This video essay by Max Tohline exhaustively unpacks the famous two-and-a-half minute standoff from Sergio Leone’s The Good, the Bad, and the Ugly. It covers the 65 shots in this standoff, during which no one speaks all three main characters move very little. He notes that the chief actor in this sequence is the editing, and argues that, from a certain perspective, film is at its best when it “isn’t telling a story at all.”
This is a really, really thorough breakdown of this short-but-important scene. Tohline walks through three different ways the editing develops and operates within the sequence: it reveals mathematical patterns, it visualizes the main characters’ thoughts, and it cooperates with the music to construct a nearly-hypnotizing rhythm. This essay demonstrates that in The Good, the Bad, and the Ugly, Leone was doing more than telling a rollicking Western adventure—he was playfully experimenting with the medium of film itself. So many so-called “spaghetti Westerns” have at their core a genuinely artistic motivation, wrapped in a box office-friendly story full of action and adventure. This essay demonstrates how Leone strikes this difficult balance, especially without the benefit of a melodramatically profound or socially incisive script.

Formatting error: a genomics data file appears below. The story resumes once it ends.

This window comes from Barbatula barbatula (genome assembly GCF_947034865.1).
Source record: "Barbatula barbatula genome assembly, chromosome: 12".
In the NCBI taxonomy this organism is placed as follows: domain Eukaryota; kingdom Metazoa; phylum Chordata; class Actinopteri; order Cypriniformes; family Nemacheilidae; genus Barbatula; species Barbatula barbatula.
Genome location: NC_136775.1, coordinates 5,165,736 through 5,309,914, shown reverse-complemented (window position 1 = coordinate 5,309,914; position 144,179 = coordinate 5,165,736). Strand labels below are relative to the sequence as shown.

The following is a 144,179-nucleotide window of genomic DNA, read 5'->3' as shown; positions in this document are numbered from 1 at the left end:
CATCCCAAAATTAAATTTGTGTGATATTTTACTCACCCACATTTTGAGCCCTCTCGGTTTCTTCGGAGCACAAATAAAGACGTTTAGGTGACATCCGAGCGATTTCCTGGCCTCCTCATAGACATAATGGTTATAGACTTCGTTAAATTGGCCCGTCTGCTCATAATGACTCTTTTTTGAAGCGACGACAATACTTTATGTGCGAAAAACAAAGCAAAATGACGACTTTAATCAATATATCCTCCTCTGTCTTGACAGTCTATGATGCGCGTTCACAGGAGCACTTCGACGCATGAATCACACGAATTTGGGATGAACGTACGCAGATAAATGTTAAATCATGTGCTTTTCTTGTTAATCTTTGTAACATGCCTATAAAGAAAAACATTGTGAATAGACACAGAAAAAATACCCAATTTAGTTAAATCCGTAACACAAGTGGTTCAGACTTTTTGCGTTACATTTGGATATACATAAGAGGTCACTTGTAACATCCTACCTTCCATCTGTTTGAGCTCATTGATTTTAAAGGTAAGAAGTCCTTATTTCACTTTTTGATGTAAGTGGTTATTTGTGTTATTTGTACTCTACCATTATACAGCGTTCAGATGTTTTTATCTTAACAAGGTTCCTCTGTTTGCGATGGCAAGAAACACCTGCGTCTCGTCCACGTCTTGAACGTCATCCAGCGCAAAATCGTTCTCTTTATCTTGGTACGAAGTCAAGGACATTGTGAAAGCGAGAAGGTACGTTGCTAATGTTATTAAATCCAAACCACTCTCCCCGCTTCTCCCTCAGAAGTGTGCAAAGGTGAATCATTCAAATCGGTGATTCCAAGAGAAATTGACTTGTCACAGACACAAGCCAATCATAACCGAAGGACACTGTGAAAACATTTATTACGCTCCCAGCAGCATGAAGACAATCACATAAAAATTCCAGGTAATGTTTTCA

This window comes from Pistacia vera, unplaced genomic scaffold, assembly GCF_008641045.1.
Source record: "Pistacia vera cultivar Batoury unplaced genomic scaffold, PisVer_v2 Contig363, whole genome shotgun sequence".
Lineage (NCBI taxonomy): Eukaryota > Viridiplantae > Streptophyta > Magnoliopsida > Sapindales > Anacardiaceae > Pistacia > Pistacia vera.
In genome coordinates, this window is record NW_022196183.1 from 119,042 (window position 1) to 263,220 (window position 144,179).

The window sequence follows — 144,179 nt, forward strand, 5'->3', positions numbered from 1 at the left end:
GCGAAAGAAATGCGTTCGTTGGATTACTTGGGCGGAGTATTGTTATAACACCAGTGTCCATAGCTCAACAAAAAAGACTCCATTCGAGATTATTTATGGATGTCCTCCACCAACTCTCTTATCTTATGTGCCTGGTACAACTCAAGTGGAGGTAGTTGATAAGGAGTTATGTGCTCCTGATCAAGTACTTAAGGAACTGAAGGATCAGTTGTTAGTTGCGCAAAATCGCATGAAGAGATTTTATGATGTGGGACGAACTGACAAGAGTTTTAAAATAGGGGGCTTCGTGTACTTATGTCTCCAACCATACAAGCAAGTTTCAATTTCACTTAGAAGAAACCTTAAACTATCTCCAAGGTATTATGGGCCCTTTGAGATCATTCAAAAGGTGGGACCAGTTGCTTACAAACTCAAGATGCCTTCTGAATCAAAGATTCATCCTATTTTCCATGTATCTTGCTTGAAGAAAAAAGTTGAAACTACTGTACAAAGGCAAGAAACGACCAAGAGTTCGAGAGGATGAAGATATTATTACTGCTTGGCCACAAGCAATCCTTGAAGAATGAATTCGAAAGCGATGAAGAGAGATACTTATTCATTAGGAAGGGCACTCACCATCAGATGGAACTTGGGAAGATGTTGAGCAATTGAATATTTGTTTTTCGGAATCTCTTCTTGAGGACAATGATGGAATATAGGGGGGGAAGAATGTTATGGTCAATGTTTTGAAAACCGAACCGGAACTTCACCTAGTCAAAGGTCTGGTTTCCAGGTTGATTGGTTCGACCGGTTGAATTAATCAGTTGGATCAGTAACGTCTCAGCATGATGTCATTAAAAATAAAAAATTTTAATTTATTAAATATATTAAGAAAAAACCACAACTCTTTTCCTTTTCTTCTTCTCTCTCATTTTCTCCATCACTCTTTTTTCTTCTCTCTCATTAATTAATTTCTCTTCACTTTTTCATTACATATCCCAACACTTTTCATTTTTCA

As a video essay, this works nicely as an instructional piece of positive criticism. It is wonderfully constructed—the enormous time commitment producing this must have taken is certainly visible. This essay could be great viewing in a college-level film studies class, especially one about genre films or editing techniques, because of its exhaustive exploration of how shots, eyeline matches, and music are combined to such extraordinary effect. I did take issue with one of Tohline’s big-picture theses: he says that film is at its best when it isn’t telling a story at all, but spends a good deal of time in his essay explaining why this nearly three-minute sequence, which includes no dialogue or action, informs and improves the story solely through the techniques of filmmaking. A substantial portion of his analysis proves not that the best thing about film is when it revels in technique, but when it uses uniquely cinematic techniques to develop a story, rather than relying solely on its script. There is a dissonance between his more abstract, artistic insight and his actual analytical work, which indicates to me that the motivating factor here is the desire to explore and praise the sequence and its editing techniques specifically, and not to make some grander statement about the power and possibilities of cinema the Leone captures. I think that dovetails with another more banal criticism that might nonetheless be more important for those of us taking a video essays class: this video isn’t that entertaining to watch. It’s beautifully put together and very instructive, but it doesn’t engage or stimulate the viewer. Some of the best videographic criticism, like “Carnal Locomotive” or “Every Frame a Painting,” is thought provoking, profound, amusing, or some combination of the three. This has the advantage of making your audience better appreciate your point, because they are paying closer attention to what you say. Video is an inherently fun medium; a video essay should use that entertainment value as a resource to engage the audience.